4Chan Targets Content Producer Trade Groups in DDOS Attacks

CYBERSPACE—The anonymous pro-piracy group 4Chan this weekend propagated a series of denial-of-service attacks against a number of high-profile trade associations and anti-piracy groups in this country and abroad that succeeded in interrupting internet service for long periods of time. 

The attacks were in retribution for similar DDoS attacks perpetrated by Aiplex, an Indian anti-piracy group that admitted in early September that new, more aggressive tactics were being attempted on behalf of movie industry clients, which include many Bollywood studios but also Fox STAR Studios, which is owned by 20th Century Fox. Those attacks targeted The Pirate Bay and other file-sharing sites.

Chief among this weekend’s targets were websites for Aiplex, the Motion Picture Association of America (MPAA), the Recording Industry Association of America (RIAA) and the U.K.’s BPI music trade group.

A 4Chan organizer boasted that Operation Payback, as it was called, was a success on many levels.

“It has proved we can actually do something as a group,” s/he wrote, “proved we can pull off successful changes in society, successful attacks on the corrupt that think THEY have power over US.”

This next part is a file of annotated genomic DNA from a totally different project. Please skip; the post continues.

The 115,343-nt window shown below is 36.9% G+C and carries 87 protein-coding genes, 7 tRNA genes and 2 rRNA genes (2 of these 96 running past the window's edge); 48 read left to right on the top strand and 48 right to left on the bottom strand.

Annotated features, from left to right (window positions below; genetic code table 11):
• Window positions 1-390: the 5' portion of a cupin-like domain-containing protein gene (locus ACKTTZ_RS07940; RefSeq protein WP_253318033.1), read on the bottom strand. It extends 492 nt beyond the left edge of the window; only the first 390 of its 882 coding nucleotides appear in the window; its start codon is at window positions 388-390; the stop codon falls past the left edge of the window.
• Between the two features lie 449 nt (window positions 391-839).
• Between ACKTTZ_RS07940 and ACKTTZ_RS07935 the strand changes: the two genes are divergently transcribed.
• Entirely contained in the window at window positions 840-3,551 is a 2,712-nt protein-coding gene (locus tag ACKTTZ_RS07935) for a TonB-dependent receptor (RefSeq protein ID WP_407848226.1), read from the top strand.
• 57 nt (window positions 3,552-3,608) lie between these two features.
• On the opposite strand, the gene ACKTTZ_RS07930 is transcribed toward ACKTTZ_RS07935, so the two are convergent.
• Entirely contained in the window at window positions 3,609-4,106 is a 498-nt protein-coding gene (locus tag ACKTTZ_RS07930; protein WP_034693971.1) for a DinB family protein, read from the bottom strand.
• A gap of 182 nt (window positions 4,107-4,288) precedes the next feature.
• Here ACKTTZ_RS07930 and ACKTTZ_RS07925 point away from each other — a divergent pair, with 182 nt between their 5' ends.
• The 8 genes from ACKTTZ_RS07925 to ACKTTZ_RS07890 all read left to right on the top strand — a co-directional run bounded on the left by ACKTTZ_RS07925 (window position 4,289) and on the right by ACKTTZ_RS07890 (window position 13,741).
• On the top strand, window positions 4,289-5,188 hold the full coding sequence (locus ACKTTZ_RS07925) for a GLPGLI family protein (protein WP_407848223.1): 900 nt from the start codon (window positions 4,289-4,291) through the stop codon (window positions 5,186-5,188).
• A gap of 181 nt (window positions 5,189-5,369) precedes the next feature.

According to TorrentFreak.com, the attack on the MPAA site was so successful that after being offline for about 18 hours the trade group had to move its site to a new IP address in order to get back up. After the MPAA and Aiplex, 4Chan set its sites on the RIAA site, which reportedly went down for a few hours.

But it appears as if the takedown tactics will only continue, with both sides going after one another in an escalating war of denial that sees no end in sight.

“For those of you that have been with us from the beginning,” wrote the 4Chan organizer, “We have had to switch IRC (Internet Relay Chat) servers due to legal notices from the RIAA, people hacking our IRC servers, and general incompetence on the part of various people. In spite of this, in spite of the RIAA thinking they can shut us down, we have continued and WE. WILL. NOT. STOP.”

It’s safe to say that not one of the groups representing content producers has any intention of surrendering anytime soon, either.